Montana Sapphires Durability
Some people have asked whether Montana sapphires are good for engagement rings. It is an important question, and so it deserves a thoughtful answer. It is a topic that is of great interest to a great many people. The comments that follow will be helpful.
One of the most essential attributes of sapphire to consider in answering the question is durability. Will it retain its bright appearance after years of wear? How does sapphires’ durability compare with the durability of other potential engagement gemstones?
Durability is primarily a function of hardness, which, in this case, is defined as a crystal’s ability to resist abrasion. If a gemstone is relatively soft, it will have relatively low abrasion resistance; its surface will become pot-marked and scratched. When that happens, its finely polished surfaces become compromised, and light that would otherwise have entered the stone is now reflected off the surfaces and causes the stone to appear dull and lifeless.
Fortunately, sapphire, whether from Montana or anywhere else, has an excellent hardness rating. It is harder than any other natural gemstone except diamond. That means it is more resistant to becoming abraded than any other gemstone except diamond.
Montana Sapphire Hardness on Mohs Scale
How hard is hard? If it is slightly harder than other gemstones, the comments above lose significance and are not very meaningful. To shed light on this question, we can utilize a popular hardness scale that many people are familiar with. It is called the Mohs scale. The Mohs scale rates minerals on a scale of 1 through 10. Diamond is 10. Sapphire is 9. Gemstones like amethyst and citrine are gemstone varieties of a mineral called quartz. Quartz is seven on the Mohs scale.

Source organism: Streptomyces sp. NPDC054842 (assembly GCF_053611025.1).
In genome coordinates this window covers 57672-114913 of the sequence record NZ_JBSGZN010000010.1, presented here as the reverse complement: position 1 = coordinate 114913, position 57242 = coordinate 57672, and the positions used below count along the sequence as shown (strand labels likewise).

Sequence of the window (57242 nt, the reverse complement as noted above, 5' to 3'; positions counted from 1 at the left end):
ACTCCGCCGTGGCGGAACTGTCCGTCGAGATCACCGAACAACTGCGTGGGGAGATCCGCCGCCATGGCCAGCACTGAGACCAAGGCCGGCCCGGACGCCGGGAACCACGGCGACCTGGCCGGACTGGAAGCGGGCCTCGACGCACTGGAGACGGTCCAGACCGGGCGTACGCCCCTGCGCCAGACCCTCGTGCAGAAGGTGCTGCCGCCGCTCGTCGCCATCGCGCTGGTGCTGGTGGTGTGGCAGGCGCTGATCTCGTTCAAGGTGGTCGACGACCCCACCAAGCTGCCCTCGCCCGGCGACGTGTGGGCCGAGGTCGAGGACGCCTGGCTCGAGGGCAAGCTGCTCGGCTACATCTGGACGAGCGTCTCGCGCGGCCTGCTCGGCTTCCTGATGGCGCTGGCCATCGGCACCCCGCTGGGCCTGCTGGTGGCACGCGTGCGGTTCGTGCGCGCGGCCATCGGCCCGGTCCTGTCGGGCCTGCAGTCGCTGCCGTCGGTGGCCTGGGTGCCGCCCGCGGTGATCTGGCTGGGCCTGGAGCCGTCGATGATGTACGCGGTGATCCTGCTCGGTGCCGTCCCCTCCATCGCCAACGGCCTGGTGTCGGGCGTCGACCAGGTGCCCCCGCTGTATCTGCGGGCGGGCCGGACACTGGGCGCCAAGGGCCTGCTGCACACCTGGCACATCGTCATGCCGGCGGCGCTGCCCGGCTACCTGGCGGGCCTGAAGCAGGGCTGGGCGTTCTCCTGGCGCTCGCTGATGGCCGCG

Quartz is a prevalent mineral. Much of the dust in the air and dirt beneath our feet consists of quartz. This is significant because it means that any gemstone that ranks seven or less on the Mohs scale is more vulnerable to abrasion than gemstones that rank eight and above on the Mohs scale. It is impossible to scratch a mineral with a hardness of 7+ with a mineral of -7. Sapphire cannot be scratched by the most common form of dust, which is quartz. The Mohs scale is helpful if one is only interested in knowing relative hardness.
The Knoop Scale
There is a better scale to measure “how much more hard” hardness. It is called the Knoop scale. Its values are logarithmic. Quartz on the Knoop scale has a hardness value of 820. Sapphire value is 2100. Sapphire is nearly 3X harder than quartz. The values cited reflect the amount of energy it takes to make an indentation in any given material with a diamond point.
On the basis of hardness considerations, we can give a thumbs up to the question as to whether Montana sapphire is good for engagement rings. However, hardness is one of many factors to consider. There are many others. Color, refractive index, value retention, availability, and costs are other variables that not only bear on the question but may be just as critical in providing a complete answer to this crucial question of choosing center stones for engagement rings. Each of these other variables deserves extensive treatment and so should be dealt with separately.
Written by Arlan Abel FGA 100% human-generated content